We had some loose ends from our initial article on Book Expo America, held last weekend in Los Angeles (see “Graphic Novels a Bright Spot”), that it’s time to wrap up.  One was attendance and the impact of the Los Angeles venue on the number of buyers.  We asked Reed Exhibitions Vice President Lance Fensterman, who runs BEA, his evaluation of attendance. 


“Going out to L.A. we knew we’d have some attrition, particularly in the librarian segment and in our rights segment from Europe and indeed that was the case,” he told us.  “The number was about 5,800 for pure book buyers and that’s down a little bit from the last time we were in L.A. by about 900 people and certainly down from New York. This is not shocking. We expected it, heading into L.A. I’m not necessarily complacent or pleased about it, but it’s not a surprise.  The good news was that the independent bookseller number was very high. It was about 1500-1600, which is on par or slightly up from independent bookseller attendance in New York, so I’m very happy with that and pleased with the partnership with the ABA to bring those buyers out.”


The show has one more year in Los Angeles, the third year of a three year contract signed before Fensterman’s tenure.  We asked him what he thought about future BEA’s in that venue.  “We will honor our contract but we will also honor our customers,” he said.  “We always spend summer and into the fall asking our customers how the show worked for them and what didn’t work and asking their opinions on the venue. And based on that feedback, we will make an appropriate decision on returning to L.A.


The show’s locations are set for the next three years, and there are no plans to return to Los Angeles during that time.  BEA will be held in New York in 2009, Washington, D.C. in 2010, and Las Vegas, for the first time in many years, in 2011.  We asked whether Las Vegas is a “book town.”  “It’s a book-maker’s town,” Fensterman quipped, but pointed to the quality of the convention facilities, the affordable prices.  “All these things add up to us rolling the dice on Vegas and seeing how the book world likes it,” he said, continuing the gambling metaphors. 


Another subject we wanted to run down was the short work stoppage by L.A. Convention Center food service employees on Saturday.  We heard that there was a walkout around mid-day, with food service brought to a halt on one of the busiest days of the show.  Fensterman told us that the strike put Reed  employees on the line as wait-staff:  “The catering union walked off the job just before our largest lunch event, and that left me and as much as the BEA staff as I could wrangle to serve 1,000 people a three-course lunch. The walk-out lasted about 90 minutes. It was a dispute between the catering union and the venue. It had nothing to do with BEA, other than it played out during our show. So L.A. was a challenge on a few fronts and then as my entire team and I were serving chicken dinners to 1,000 people, it really didn’t leave me with a great taste in my mouth.”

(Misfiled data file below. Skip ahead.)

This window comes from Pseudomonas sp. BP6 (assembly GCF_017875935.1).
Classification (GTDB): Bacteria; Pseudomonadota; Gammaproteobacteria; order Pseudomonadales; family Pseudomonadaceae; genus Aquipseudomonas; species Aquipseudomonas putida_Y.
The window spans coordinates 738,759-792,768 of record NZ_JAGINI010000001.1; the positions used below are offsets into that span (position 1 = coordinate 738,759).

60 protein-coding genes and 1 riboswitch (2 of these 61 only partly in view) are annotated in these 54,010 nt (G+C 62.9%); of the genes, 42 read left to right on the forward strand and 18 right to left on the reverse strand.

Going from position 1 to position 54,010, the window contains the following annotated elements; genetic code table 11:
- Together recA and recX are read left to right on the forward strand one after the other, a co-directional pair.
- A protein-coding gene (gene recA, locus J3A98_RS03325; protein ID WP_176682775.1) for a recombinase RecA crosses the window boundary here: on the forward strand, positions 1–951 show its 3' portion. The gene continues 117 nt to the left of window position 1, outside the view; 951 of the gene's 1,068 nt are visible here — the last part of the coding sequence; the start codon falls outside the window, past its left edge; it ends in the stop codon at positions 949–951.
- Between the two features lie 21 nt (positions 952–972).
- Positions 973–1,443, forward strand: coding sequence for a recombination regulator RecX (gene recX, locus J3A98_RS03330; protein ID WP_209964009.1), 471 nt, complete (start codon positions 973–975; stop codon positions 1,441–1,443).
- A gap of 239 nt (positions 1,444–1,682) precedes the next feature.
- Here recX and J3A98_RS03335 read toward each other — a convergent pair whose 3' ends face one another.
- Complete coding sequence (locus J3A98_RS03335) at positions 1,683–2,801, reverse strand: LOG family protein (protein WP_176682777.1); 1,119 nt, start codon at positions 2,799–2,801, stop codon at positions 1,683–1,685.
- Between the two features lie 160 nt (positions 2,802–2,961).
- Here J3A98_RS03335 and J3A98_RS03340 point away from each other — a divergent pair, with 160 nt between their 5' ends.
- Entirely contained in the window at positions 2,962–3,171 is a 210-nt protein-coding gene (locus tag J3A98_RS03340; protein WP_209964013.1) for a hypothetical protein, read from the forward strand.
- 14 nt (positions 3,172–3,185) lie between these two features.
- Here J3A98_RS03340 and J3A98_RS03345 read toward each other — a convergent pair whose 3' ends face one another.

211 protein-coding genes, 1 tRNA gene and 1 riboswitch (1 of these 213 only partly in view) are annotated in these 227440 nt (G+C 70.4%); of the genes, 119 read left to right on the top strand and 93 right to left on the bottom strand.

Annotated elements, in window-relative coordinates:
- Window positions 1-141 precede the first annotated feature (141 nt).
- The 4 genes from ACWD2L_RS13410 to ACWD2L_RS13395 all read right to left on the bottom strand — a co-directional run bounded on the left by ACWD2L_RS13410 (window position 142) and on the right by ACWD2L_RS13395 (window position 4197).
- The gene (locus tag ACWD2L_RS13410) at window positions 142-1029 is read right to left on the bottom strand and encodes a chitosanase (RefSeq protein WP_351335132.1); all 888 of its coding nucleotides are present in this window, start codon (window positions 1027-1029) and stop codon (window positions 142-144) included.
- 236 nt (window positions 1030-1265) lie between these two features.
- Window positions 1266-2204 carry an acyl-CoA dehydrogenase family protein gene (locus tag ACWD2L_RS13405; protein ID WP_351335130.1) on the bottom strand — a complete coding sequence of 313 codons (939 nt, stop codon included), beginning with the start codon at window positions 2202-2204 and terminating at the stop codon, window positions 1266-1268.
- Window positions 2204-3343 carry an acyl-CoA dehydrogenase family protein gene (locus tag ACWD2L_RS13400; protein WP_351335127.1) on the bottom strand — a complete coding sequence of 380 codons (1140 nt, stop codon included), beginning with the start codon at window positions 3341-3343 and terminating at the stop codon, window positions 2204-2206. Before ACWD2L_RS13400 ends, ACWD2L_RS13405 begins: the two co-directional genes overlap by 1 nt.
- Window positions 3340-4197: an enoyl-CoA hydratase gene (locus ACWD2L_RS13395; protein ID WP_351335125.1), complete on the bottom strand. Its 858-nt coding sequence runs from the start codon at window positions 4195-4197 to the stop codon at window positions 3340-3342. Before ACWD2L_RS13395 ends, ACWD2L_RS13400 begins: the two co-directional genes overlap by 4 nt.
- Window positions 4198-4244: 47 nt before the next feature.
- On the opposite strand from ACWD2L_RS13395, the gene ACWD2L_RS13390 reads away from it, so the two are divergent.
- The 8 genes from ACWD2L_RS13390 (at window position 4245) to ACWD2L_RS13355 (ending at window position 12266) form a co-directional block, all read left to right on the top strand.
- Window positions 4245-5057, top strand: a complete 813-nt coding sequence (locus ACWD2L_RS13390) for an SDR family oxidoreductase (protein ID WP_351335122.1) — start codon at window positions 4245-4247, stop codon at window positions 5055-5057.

We also asked Fensterman about the placement of the Graphic Novel Pavilion in the more lightly trafficked West Hall.  “We want to balance as much as we can,” he said. “For example, in the West Hall we placed autographing at the back of the hall. We have 600 to 700 authors signing.  That draws thousands of people through that hall. We also put the Cookbook Expo Stage, which has a certain vibrancy to it, the children’s area, which is one the more popular “pavilions” in the show, and graphic novels there as well.  Obviously we don’t like to think of it as a first and secondary hall. I understand why people can view it that way. We want to have balance and action in every corner of the show—that’s simply in our best interest.  So no, it was not by any means a conscious decision to put graphic novels in the secondary hall in any way, shape or form, it just a matter or where there’s space and then we do our best to create traffic everywhere at the show. That’s our job.”


To some, having the graphic novels next to the children’s pavilion revived the spector of comics being perceived as a children’s category.  Fensterman said there was no connection, other than space allocation, between the two pavilions.  “When we’re looking at a floor plan, it gets to be pretty much nuts and bolts.  We put them in the best location based on what’s available.”


We also heard from Diamond Book Distributors Vice President Sales and Marketing Kuo-Yu Liang after the show, who wanted us to know that the Graphic Novel Pavilion’s location was not a factor in the number of retail buyers they saw.  “Even though [Barnes & Noble graphic novel buyer] Jim Killen didn’t come, his boss, Bob Wietrak, spent one of his ONLY two appointments in our aisle.  The REMOTE west hall was not a deterrent to buyers from Target, Wal-Mart, Amazon, Kmart, military bases, Follett, Bookazine, Ingram, Baker and Taylor, Virgin Megastores, Indigo, Buy.com, Overstock.com, Deepdiscount.com, National Association of College Bookstores and many others, and not to mention the scores of Hollywood agents, licensors and media who visited the graphic novel publishers.”


Liang also indicated that they could not get as much space as they wanted for the Graphic Novel Pavilion this year, and that they hoped to get more space next year.